I had been "bracing" myself, preparing my heart for the worst imaginable sights and conditions i had known. I knew I would be in a 3rd world country for a week, had been prepared to "act as the hands and feet of Christ", and all that I thought that would encompass. I don't think it is actually possible to even grasp what it was like when we walked into baggage claim, if it could be called that. The Haitian airport still wears the scars from the earthquake in 2010, shattered glass is still in window frames facing the jet way, and the large pole barn that serves as both customs and baggage claim has no working baggage carousels.
Maybe once they had actually turned like ours do, the conveyor belts moving luggage from a window dispersing bags in an orderly way, but not anymore. I am sure everyone else has gone into detail, so I won't. Needless to say, we had to fight tooth and nail for our bags, our carts, and walk through hundreds of men who grabbed at, laughed at and blocked our path in order that we get to our waiting truck.

That was Monday, today is Wednesday. The day was filled with hundreds of little faces, faces that have experienced and know pain no child ever should. We are given a single directive... to love them. pick them up, feed them, change them, hold them, comfort them, play with them. It does not matter, the gift of human touch is gift enough to these little ones.
Leaving our first stop today broke me. I do not like to cry openly, it's hard for me to do. There have been times that I have needed the release, but I can usually stifle it until i am alone, but not today.
The sobs came without shame. I wept as one of my sisters here held me as if I were a child. My tears were not the only ones, They were joined by my dear friends as our hearts broke together, the pieces shattering in unison.
I am emotionally spent today. I feel like between the heat and the tears I am being purified in a big way. My inability to stay present at our second stop showed itself forcefully. My instinct was to run, but with nowhere to go... i was forced me to look at myself today. I wanted to come here because i knew that God would use this experience to rid me of some character flaws I can not see.
He is.

There is no amount or kind of mental preparation i could have done to convey to myself that Haiti would actually leave a mark. That I wasn't going to experience Haiti from a safe little bubble, observing the sights of the slums without knowing the smell or feeling the heat. Nor would there be any way to describe what it feels like when a child who has never seen you before is lit up at your presence. There are few times I have walked down a street and have been greeted by each person I encounter.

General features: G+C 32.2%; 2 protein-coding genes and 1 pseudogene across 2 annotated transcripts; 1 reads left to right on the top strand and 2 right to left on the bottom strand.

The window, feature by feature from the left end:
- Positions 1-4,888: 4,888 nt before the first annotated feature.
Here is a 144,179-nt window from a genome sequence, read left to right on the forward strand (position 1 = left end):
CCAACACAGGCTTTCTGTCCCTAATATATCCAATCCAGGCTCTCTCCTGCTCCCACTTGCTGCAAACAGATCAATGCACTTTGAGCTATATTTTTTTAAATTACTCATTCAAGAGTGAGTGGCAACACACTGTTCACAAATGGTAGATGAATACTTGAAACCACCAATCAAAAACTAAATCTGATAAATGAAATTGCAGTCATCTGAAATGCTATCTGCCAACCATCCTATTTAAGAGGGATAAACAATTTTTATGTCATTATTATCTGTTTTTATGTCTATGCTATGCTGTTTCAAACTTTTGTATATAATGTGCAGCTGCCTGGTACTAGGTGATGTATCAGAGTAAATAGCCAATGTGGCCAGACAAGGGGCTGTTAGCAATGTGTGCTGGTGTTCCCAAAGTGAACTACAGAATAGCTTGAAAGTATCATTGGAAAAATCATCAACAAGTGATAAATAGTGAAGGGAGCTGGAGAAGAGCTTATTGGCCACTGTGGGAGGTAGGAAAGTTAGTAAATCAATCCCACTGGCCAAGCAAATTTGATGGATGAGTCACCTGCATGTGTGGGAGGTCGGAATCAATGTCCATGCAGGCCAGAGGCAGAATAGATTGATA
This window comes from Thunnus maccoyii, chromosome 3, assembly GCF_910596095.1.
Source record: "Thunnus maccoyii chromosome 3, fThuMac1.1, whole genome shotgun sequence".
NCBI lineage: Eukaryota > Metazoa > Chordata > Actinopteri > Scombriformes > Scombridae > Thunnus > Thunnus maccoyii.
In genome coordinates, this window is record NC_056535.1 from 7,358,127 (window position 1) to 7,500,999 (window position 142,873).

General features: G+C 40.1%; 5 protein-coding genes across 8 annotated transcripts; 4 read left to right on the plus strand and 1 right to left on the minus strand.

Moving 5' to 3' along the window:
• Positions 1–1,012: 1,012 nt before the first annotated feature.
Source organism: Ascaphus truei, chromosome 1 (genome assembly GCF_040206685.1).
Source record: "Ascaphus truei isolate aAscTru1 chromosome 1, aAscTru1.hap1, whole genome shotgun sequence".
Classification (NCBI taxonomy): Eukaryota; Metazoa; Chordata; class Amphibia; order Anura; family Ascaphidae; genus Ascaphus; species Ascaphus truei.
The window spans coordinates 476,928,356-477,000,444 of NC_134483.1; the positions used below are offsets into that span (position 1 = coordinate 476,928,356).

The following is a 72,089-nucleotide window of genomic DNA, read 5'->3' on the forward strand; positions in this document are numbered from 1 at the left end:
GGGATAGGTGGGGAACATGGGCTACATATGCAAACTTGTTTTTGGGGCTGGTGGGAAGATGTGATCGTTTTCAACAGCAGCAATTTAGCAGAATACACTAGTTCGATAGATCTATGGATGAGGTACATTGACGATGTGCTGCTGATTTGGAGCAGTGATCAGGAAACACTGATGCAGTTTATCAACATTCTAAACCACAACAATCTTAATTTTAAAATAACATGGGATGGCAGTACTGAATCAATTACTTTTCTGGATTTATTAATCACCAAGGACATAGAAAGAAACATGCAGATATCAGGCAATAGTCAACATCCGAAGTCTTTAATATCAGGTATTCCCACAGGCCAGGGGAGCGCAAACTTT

Well, I am off for now, tomorrow we see the Haiti few know and I get to swim in the ocean I have never seen.
much love, until tomorrow.

Christy Scott
Healing Haiti Team Member

Words cannot describe.....

Day Two - July 19, 2011

The scripture that came to mind as we delivered clean water to people in need was Jeremiah 29:11: "For I know that plans that I have for you, declares the Lord, plans for welfare and not for calamity to give you a future and a hope." One of the most humbling experiences was watching an astronomical amount of people stand in a uniformed line with buckets waiting for clean water just to bathe, cook, brush their teeth, and so much more. I held back tears watching elderly people, pregnant women, crippled men, and naked children enduring the scorching heat while waiting for their buckets to be filled.

Shortly after we'd finished our third round of delivering water, we took some of the children on a walk. Words cannot describe the devestation I witnessed. Close your eyes and envision a moment when you've stepped in dog poop while walking on a trail and how quick you wipe it off to clear the shoe of filth. Well, many of these children do not have that luxury. They walk barefoot through a field of pig and goat poop; glass; garbage; and dead animals every single day. They live in make-shift homes made of rusted tin, torn tent material, and rotted wood. The space is no bigger than a closet of a standard one bedroom apartment. Despite the conditions around them, they each had a smile on their face. They are immune to it. Life is just normal in their world. It's tough to fathom that there are men, women, and children subjected to a daily routine as such, but it Haiti.